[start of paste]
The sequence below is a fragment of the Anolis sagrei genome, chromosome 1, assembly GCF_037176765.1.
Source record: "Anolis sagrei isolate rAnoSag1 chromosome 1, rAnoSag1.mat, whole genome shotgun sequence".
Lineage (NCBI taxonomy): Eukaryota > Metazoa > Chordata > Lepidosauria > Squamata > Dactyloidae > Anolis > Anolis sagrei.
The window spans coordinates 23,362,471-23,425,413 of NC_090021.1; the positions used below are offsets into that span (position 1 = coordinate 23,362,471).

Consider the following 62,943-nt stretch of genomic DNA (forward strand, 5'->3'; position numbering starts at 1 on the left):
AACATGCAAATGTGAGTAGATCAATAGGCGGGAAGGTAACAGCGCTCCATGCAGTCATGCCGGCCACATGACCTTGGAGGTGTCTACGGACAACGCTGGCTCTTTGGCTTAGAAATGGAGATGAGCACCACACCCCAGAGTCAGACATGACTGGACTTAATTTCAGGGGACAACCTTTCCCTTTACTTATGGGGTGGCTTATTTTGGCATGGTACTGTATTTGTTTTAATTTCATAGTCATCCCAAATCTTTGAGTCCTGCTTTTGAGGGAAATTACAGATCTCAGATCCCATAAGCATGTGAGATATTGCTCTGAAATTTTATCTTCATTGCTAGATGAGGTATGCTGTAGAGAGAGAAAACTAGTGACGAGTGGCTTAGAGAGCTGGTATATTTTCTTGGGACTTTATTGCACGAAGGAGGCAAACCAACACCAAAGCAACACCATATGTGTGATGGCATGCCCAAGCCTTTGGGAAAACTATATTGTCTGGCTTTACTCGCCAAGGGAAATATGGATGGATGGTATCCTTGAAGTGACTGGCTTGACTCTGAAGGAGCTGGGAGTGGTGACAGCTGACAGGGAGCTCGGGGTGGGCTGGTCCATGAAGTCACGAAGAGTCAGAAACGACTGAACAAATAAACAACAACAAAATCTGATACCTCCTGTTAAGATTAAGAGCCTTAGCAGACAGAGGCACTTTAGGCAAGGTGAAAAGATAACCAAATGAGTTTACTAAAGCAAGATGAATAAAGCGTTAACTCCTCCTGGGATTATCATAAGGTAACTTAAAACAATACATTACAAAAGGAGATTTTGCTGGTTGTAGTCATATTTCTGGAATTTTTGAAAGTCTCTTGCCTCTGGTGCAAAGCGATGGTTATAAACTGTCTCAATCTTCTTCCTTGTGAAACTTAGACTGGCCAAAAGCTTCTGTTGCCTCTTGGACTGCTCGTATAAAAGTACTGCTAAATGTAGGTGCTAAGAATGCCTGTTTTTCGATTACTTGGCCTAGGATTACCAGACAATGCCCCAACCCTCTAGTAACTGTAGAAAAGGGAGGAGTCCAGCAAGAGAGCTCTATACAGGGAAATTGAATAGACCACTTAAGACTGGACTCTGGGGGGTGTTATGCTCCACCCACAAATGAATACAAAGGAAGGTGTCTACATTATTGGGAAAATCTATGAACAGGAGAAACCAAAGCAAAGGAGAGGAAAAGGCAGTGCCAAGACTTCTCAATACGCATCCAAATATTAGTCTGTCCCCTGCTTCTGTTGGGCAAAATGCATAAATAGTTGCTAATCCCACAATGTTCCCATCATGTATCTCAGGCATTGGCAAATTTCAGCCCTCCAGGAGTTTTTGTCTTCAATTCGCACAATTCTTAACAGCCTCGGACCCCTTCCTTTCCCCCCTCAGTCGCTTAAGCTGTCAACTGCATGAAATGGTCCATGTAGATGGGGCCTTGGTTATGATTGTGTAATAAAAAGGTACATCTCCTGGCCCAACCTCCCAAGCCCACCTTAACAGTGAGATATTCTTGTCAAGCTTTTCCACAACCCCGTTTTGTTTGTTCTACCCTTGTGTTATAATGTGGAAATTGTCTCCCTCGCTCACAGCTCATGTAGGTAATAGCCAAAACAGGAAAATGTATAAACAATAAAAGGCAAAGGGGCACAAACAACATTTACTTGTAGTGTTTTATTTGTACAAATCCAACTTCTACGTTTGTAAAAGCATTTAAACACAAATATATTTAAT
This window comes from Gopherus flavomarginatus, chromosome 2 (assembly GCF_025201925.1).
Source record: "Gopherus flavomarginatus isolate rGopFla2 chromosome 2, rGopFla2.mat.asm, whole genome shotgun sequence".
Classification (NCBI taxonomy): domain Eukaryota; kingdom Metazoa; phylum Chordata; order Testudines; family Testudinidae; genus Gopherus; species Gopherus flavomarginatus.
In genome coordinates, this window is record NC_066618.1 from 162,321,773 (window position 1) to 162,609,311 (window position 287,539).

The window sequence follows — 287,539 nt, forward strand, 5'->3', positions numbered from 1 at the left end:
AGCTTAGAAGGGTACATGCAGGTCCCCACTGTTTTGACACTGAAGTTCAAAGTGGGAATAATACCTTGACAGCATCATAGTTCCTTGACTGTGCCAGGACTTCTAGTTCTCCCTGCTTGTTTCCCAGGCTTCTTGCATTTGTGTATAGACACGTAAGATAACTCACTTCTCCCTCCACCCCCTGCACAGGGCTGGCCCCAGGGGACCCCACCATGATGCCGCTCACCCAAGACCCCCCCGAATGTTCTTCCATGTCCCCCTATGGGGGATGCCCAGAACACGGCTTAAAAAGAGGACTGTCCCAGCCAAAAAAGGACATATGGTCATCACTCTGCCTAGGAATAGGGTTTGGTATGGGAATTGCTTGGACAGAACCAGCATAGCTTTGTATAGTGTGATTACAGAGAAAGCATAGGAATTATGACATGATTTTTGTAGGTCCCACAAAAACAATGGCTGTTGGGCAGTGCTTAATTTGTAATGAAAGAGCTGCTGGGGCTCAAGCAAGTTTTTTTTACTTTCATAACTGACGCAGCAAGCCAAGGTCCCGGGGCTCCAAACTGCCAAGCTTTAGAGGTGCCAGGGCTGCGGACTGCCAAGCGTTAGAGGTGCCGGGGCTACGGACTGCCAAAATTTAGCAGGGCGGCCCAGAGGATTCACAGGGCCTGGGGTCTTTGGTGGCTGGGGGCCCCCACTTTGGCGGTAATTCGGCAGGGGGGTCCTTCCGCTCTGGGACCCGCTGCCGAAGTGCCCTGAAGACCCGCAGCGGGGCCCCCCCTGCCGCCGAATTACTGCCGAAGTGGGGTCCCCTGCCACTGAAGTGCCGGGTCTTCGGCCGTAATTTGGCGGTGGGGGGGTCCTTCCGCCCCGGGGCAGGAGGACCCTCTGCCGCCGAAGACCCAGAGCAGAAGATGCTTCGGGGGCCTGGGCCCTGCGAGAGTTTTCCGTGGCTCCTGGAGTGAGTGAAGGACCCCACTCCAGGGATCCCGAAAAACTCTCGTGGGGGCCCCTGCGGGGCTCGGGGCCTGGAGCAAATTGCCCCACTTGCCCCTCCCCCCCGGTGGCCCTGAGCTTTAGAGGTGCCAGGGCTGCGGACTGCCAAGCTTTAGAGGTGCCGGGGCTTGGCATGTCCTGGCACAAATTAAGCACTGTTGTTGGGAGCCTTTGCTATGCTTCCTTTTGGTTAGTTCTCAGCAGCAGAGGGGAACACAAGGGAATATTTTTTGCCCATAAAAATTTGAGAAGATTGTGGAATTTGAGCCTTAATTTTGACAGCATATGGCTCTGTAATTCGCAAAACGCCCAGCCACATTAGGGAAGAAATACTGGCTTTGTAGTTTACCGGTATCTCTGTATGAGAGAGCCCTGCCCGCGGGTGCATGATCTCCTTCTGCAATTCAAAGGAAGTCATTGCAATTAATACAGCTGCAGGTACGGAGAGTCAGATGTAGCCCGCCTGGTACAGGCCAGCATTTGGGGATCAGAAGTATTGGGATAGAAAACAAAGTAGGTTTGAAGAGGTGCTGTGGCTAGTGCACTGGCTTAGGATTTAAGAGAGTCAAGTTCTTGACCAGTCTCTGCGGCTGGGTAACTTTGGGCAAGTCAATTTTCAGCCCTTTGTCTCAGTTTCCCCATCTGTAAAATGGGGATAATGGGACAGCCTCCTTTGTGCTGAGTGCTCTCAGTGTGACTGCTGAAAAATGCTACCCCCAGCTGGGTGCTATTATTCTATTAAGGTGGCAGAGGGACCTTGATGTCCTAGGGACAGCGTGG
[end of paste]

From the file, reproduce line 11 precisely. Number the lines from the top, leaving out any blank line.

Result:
The window sequence follows — 287,539 nt, forward strand, 5'->3', positions numbered from 1 at the left end: